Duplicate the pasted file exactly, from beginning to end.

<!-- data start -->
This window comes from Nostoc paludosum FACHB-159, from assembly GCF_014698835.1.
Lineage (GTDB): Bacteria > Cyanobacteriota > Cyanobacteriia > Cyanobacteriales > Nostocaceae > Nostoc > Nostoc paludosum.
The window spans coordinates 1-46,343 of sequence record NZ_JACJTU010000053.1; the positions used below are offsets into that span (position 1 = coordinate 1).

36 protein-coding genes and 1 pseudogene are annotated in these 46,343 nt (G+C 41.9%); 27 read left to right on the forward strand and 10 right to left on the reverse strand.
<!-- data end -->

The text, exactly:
This window comes from Nostoc paludosum FACHB-159, from assembly GCF_014698835.1.
Lineage (GTDB): Bacteria > Cyanobacteriota > Cyanobacteriia > Cyanobacteriales > Nostocaceae > Nostoc > Nostoc paludosum.
The window spans coordinates 1-46,343 of sequence record NZ_JACJTU010000053.1; the positions used below are offsets into that span (position 1 = coordinate 1).

36 protein-coding genes and 1 pseudogene are annotated in these 46,343 nt (G+C 41.9%); 27 read left to right on the forward strand and 10 right to left on the reverse strand.